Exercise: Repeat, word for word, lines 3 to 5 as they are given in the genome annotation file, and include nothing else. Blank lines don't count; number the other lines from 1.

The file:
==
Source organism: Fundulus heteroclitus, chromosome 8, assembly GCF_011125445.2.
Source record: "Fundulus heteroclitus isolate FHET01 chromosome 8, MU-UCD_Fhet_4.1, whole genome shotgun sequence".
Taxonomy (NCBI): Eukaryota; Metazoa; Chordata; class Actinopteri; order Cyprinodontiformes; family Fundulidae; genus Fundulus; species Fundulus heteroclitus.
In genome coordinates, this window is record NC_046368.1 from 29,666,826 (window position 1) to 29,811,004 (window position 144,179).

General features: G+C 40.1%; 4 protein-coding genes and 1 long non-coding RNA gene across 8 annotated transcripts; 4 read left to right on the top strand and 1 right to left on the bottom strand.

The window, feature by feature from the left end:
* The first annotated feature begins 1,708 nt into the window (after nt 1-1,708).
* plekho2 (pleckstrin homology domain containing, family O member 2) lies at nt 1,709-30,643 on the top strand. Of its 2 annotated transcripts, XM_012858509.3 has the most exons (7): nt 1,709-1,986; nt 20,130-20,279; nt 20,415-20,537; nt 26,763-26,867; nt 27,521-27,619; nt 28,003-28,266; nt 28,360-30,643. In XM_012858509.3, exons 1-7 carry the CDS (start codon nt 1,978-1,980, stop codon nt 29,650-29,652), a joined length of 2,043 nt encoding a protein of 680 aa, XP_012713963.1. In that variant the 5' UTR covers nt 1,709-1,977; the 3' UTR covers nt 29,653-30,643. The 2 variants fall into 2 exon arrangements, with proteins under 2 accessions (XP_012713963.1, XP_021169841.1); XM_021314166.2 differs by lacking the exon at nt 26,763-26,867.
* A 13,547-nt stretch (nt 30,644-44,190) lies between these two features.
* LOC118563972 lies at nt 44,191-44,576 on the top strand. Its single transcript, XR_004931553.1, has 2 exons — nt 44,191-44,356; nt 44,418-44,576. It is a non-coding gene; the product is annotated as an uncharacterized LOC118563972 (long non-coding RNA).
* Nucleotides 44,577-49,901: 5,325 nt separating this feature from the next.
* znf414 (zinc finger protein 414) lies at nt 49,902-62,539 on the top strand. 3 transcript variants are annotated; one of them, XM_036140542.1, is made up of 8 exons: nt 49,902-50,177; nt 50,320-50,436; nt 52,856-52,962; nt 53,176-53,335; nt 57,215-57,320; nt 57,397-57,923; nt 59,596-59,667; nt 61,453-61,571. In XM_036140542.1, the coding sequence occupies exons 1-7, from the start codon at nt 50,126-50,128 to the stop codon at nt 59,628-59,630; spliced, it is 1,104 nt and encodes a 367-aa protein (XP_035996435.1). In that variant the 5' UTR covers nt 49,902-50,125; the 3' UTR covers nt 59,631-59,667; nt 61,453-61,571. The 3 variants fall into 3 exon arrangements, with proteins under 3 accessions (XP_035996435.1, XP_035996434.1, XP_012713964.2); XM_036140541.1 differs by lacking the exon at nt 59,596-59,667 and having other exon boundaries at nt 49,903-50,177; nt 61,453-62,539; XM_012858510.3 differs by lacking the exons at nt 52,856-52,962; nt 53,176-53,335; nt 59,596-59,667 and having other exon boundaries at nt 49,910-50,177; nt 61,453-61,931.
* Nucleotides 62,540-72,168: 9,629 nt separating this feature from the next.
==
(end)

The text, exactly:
Taxonomy (NCBI): Eukaryota; Metazoa; Chordata; class Actinopteri; order Cyprinodontiformes; family Fundulidae; genus Fundulus; species Fundulus heteroclitus.
In genome coordinates, this window is record NC_046368.1 from 29,666,826 (window position 1) to 29,811,004 (window position 144,179).

General features: G+C 40.1%; 4 protein-coding genes and 1 long non-coding RNA gene across 8 annotated transcripts; 4 read left to right on the top strand and 1 right to left on the bottom strand.